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 Post subject: Re: Transmitters, how do you fix hum and noise?
PostPosted: Sep Mon 24, 2018 7:15 pm 
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Location, location, location. Of the antenna, at least that's how I fixed mine.

You're likely bleeding RF into the house wiring, radio in turn receives it as 60 cycle modulated signal. Often somewhat dependant on AC load. The LM386 I have connected to cable box has the antenna placed somewhat haphazardly, hum can be noticed on dead carrier & low modulation levels. When wife uses dryer, hum approx doubles. I don't generally use this Tx more than once a week, maybe one day I'll be more concerned.

Main transmitter is in my garage, approx 100 ft behind house. At one time I had moderate hum if it rained, also if if lights were on in garage. Probably two years ago I ran a horizontal antenna pointed in direction of house, away from wiring, hum is 99% gone rain or shine. Transmitter of choice is my 9KC6(chassis standing on end on top my 2236 Tek scope), but I've tried the 6888 & 6GY6, none had hum using this antenna. .

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 Post subject: Re: Transmitters, how do you fix hum and noise?
PostPosted: Sep Tue 25, 2018 1:38 am 
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Joined: Jan Thu 01, 1970 1:00 am
Posts: 3903
Location: Cortez, Colorado
The Japanese transmitter is battery powered, I have 4-18650 lithium cells powering a 12 volt DC-DC convertor. The convertor is almost silent, but I get a lot of noise when it's charging from 12am to 3am. The 386 transmitter is near to (12 feet away from) a RCA 811K and they work great together. All other transmitters put hum on the 811K, and other radios farther way from the 386 get hum from the 386.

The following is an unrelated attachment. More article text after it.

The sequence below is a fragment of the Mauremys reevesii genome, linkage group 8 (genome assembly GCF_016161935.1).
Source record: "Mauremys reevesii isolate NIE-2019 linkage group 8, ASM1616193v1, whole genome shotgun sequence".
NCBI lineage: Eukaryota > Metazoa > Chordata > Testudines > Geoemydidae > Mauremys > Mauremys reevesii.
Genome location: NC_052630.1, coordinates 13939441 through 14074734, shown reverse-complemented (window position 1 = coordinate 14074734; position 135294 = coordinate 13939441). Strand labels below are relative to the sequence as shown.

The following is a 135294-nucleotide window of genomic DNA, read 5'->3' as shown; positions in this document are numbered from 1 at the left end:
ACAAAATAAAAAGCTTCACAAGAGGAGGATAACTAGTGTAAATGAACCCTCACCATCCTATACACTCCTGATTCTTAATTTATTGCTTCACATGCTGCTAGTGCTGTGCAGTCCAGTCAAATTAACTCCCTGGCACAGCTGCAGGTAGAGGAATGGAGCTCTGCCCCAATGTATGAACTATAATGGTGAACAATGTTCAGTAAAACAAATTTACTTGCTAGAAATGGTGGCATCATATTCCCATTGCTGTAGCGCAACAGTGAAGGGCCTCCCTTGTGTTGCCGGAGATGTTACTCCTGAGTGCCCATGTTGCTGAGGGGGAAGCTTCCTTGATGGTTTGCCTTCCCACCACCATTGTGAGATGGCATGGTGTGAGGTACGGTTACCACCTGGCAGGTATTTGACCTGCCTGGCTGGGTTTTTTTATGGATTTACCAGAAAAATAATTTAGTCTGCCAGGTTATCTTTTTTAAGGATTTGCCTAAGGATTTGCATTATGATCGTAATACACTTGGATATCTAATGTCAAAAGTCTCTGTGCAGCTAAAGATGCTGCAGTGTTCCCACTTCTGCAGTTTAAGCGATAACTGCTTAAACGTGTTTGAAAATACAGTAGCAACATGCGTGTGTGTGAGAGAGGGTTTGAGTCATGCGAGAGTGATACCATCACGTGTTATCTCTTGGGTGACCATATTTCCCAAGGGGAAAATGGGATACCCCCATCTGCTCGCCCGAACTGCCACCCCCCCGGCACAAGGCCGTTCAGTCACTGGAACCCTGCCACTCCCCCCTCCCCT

I can put both of the 6GK6s antennas horizontal under the deck and see how they work away from AC.

I was really surprised that the Magic Jack adaptor put out so much hum. On Saturday I used a 12 volt battery to power the Thai transmitter and it had so much hum I couldn't hear the audio. The Thai transmitter is number 7, but I don't use it, because when I tried to tune the antenna the frequency shifted, it's not crystal controlled.


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 Post subject: Re: Transmitters, how do you fix hum and noise?
PostPosted: Sep Tue 25, 2018 2:43 am 
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Joined: Jan Thu 01, 1970 1:00 am
Posts: 3903
Location: Cortez, Colorado
I just refound Mike Toon's Minimal Build AM Transmitter, Muntzed
I have most of the parts, except another oscillator. I did find another 5V oscillator at Arrow, a 1.544Mhz https://www.arrow.com/en/products/sg-53 ... cs-america


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 Post subject: Re: Transmitters, how do you fix hum and noise?
PostPosted: Sep Tue 25, 2018 3:10 am 
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Location: Beautiful Downtown Burbank CA
Tin Omen wrote:
I just refound Mike Toon's Minimal Build AM Transmitter, Muntzed
I have most of the parts, except another oscillator. I did find another 5V oscillator at Arrow, a 1.544Mhz https://www.arrow.com/en/products/sg-53 ... cs-america